Tyres help our vehicles move and get us to where we need to go. They ensure that you and your passengers stay safe. Your brakes don't actually stop your car - they stop your tyres.
It is vital that your tyres are reliable, durable and can withstand any foreign objects on whatever terrain you drive on.
Every time you go out for a drive, your tyres run the risk of being punctured, sustaining damage and going flat. There is really no avoiding it since we can't control what road conditions are like and what obstacles and debris are left behind.
So what to do when your tyre gets damaged, should you just discard them and get a new set? Or get it repaired?
Here are some potentially life-saving tips on tyre repairs that could be critical to you and your family's safety.
Before you repair your tyres, you need to be sure they are worth fixing. Though often, the reverse is true and tyres are removed prematurely - mainly from not being sure what to do and from a lack of understanding of how to read tread depth indicators.
Tread Wear Indicators
All road-going tyres are legally required to have Tread Wear Indicators (TWI).
For vehicles with a Gross Vehicle Mass, (GVM) of 4.5 tonnes or less, a tyre must have a tread pattern around its circumference that is at least 1.5mm deep across the entire surface which comes in contact with the road. This measurement is the minimum legal tread depth allowed in Australia.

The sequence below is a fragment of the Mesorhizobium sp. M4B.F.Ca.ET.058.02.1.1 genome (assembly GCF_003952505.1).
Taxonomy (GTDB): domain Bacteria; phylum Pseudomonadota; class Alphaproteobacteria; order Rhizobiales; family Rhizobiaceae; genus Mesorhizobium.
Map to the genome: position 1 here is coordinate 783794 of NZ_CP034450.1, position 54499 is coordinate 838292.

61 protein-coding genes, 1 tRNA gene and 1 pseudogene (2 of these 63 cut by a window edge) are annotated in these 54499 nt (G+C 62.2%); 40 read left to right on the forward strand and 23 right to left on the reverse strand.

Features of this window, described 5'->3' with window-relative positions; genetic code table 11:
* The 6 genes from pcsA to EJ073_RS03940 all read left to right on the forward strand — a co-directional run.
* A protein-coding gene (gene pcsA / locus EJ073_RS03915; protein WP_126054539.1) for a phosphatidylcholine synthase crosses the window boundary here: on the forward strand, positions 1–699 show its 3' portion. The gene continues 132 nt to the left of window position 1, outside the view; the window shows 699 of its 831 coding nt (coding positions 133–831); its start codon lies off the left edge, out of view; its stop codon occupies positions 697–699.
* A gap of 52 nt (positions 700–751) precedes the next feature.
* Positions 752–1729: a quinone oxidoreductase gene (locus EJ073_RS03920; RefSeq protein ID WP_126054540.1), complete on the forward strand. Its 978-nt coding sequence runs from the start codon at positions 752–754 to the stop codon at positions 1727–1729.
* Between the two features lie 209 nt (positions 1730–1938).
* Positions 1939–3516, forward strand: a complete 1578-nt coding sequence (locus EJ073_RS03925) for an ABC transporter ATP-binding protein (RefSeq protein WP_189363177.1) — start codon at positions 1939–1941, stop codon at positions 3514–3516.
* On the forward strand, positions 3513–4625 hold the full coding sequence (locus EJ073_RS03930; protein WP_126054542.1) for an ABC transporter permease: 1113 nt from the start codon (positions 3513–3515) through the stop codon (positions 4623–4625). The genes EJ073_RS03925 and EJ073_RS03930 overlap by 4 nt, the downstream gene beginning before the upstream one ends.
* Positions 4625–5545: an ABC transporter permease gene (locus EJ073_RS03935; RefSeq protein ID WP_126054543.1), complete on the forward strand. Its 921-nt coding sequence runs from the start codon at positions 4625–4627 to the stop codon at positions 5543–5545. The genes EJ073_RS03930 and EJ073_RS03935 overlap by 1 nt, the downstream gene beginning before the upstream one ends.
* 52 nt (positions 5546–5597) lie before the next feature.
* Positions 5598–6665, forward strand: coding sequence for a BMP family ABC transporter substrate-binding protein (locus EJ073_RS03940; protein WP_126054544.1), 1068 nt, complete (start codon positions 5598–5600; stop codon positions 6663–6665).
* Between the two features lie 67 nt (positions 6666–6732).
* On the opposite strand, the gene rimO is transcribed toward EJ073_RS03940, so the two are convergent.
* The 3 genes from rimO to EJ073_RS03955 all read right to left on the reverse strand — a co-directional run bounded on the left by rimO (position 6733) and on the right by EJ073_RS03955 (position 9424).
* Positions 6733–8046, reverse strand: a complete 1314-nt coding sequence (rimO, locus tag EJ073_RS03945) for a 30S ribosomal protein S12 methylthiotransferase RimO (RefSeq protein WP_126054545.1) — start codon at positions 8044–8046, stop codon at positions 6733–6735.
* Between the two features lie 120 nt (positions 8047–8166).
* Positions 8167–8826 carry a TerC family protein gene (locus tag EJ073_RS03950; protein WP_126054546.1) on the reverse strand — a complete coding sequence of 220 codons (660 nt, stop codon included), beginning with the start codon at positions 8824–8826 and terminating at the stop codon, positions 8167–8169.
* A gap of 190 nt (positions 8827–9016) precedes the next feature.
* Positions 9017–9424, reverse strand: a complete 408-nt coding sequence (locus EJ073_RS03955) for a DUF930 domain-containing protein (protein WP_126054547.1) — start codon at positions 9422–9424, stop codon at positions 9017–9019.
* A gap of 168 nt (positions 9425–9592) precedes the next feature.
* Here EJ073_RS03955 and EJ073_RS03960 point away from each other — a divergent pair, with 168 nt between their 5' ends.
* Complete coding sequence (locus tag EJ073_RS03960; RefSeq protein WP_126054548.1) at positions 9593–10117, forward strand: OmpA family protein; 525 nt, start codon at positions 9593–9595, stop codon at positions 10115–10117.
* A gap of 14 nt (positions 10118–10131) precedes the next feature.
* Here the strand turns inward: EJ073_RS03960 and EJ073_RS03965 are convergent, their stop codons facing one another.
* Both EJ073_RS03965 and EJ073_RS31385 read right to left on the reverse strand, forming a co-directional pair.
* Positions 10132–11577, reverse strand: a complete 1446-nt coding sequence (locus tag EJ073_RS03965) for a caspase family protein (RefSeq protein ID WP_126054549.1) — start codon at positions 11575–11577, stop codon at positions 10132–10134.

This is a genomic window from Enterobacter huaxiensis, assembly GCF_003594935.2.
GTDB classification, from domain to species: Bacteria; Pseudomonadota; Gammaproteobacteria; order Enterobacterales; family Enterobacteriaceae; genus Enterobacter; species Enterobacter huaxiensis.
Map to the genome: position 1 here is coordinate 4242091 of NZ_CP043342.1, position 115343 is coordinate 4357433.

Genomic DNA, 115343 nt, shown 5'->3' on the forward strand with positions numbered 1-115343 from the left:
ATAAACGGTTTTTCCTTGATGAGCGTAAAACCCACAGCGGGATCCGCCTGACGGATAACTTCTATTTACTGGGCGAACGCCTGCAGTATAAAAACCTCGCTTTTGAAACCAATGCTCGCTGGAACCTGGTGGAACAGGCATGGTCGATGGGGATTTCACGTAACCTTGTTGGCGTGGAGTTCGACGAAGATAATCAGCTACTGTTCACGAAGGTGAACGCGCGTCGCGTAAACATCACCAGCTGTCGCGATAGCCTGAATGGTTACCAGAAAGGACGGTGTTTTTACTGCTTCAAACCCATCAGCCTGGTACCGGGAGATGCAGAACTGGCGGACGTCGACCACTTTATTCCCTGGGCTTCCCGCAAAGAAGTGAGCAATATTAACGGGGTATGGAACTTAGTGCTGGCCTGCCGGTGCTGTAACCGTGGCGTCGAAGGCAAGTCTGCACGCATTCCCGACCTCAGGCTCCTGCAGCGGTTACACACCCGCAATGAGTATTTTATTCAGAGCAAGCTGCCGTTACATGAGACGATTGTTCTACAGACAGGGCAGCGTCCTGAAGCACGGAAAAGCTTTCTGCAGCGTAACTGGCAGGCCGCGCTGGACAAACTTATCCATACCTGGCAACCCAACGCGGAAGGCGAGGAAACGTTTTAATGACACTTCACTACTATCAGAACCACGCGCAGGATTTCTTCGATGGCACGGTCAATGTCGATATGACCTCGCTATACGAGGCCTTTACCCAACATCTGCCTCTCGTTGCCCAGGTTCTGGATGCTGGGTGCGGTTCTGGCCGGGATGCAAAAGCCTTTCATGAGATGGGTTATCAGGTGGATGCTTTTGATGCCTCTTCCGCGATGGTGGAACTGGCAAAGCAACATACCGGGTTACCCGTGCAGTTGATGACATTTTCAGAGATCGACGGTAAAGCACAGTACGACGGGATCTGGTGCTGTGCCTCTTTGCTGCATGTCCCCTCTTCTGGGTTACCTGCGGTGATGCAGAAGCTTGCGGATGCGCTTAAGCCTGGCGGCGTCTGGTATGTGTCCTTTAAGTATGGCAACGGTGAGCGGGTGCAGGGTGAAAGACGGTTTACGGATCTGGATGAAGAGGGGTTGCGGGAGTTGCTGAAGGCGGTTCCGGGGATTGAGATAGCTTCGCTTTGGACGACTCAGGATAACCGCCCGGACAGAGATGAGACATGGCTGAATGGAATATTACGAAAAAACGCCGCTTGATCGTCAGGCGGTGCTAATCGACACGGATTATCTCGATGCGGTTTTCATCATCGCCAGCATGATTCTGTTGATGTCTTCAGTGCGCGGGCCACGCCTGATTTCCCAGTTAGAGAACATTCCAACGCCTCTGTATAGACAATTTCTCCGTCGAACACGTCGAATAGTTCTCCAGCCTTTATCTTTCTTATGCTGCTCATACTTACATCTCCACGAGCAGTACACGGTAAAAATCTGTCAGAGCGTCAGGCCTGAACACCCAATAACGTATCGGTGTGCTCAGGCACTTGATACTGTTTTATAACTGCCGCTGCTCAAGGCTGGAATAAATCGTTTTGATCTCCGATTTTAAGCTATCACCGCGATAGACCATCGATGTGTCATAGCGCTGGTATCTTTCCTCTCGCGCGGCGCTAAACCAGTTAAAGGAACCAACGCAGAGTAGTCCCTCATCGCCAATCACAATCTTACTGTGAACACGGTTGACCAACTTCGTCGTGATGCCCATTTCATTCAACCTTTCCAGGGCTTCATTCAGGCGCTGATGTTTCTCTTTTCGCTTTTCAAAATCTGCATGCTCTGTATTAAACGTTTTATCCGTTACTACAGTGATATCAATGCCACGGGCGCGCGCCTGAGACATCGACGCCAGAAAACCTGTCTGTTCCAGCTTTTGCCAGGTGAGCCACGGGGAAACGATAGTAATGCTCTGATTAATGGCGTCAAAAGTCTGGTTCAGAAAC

Tread wear indicators are small raised platforms of rubber moulded into the main tread grooves and tyre shoulder.
Once the tyre's tread surface is flush with the TWI, it means you have reached the legal limit, and your tyres will need replacement.
TWI's are located in the tyre by the following indicators located in the shoulder of the tyre:
The letters 'TWI'
A small triangular arrow-head shape (see below)
Sometimes by a company brand logo (Goodyear's 'Wingfoot', the 'Michelin Man' and more)
So once you have located the TWI's on your tyres, it is time to determine if your tyres are worth repairing.
When to remove and repair your tyres
Though designed to provide thousands of kilometres of excellent service, there are typical conditions that might mean you need to remove your tyres:
The tyre's tread has worn down to the Tread Wear Indicator (TWI)
A road hazard or debris has damaged the tyre
The casing is fatigued from being run underinflated or overloaded
Tyres compromised by extreme weather
Involved in a car crash or accident
In the case of a puncture from a nail, for example, that stabs deep into the inner tyre tread, the potential loss of air pressure - causing your tyre to deflate - will be your immediate concern.
But even if you've repaired the puncture, the damage around it can still be a risk for tread separation.
Tread separation is a dangerous and even potentially fatal situation when the tyre's tread gets detached from the main body or casing of the tyre. It can cause the tyre to blowout and make you lose control of your vehicle.
Driving an out of control vehicle is a situation you don't want to find yourself in - especially when driving down a highway with many other motorists travelling at higher speeds.
To ensure that your tyre has sustained no such long term damage, a professional tyre service technician should handle all repairs.
Tyroola has built an extensive network of the best tyre shops and fitters all over Australia. Click here if you need to get your current tyres checked out.
Tyre Repair Precautions and Reminders
Get in touch with a tyre professional